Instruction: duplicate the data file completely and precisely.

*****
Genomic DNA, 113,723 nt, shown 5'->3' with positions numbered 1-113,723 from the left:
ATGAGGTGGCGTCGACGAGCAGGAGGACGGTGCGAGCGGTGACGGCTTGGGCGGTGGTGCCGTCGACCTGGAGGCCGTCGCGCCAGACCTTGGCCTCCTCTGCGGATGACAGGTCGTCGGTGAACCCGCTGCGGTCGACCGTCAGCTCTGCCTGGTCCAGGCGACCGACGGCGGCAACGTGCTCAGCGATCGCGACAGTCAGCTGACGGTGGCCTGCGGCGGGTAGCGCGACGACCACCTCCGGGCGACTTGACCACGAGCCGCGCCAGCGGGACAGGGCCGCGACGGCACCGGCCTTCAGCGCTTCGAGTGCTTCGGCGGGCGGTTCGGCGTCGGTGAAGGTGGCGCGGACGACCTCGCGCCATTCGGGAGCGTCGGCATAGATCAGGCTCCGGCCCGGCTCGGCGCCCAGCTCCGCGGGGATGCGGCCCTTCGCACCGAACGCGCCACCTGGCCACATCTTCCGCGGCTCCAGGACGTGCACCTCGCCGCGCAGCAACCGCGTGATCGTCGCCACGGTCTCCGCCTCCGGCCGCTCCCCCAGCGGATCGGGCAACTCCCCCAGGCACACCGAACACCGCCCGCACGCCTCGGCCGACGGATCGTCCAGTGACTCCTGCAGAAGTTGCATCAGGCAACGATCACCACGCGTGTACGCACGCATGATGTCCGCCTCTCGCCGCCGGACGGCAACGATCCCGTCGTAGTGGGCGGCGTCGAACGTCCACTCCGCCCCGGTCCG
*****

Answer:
Genomic DNA, 113,723 nt, shown 5'->3' with positions numbered 1-113,723 from the left:
ATGAGGTGGCGTCGACGAGCAGGAGGACGGTGCGAGCGGTGACGGCTTGGGCGGTGGTGCCGTCGACCTGGAGGCCGTCGCGCCAGACCTTGGCCTCCTCTGCGGATGACAGGTCGTCGGTGAACCCGCTGCGGTCGACCGTCAGCTCTGCCTGGTCCAGGCGACCGACGGCGGCAACGTGCTCAGCGATCGCGACAGTCAGCTGACGGTGGCCTGCGGCGGGTAGCGCGACGACCACCTCCGGGCGACTTGACCACGAGCCGCGCCAGCGGGACAGGGCCGCGACGGCACCGGCCTTCAGCGCTTCGAGTGCTTCGGCGGGCGGTTCGGCGTCGGTGAAGGTGGCGCGGACGACCTCGCGCCATTCGGGAGCGTCGGCATAGATCAGGCTCCGGCCCGGCTCGGCGCCCAGCTCCGCGGGGATGCGGCCCTTCGCACCGAACGCGCCACCTGGCCACATCTTCCGCGGCTCCAGGACGTGCACCTCGCCGCGCAGCAACCGCGTGATCGTCGCCACGGTCTCCGCCTCCGGCCGCTCCCCCAGCGGATCGGGCAACTCCCCCAGGCACACCGAACACCGCCCGCACGCCTCGGCCGACGGATCGTCCAGTGACTCCTGCAGAAGTTGCATCAGGCAACGATCACCACGCGTGTACGCACGCATGATGTCCGCCTCTCGCCGCCGGACGGCAACGATCCCGTCGTAGTGGGCGGCGTCGAACGTCCACTCCGCCCCGGTCCG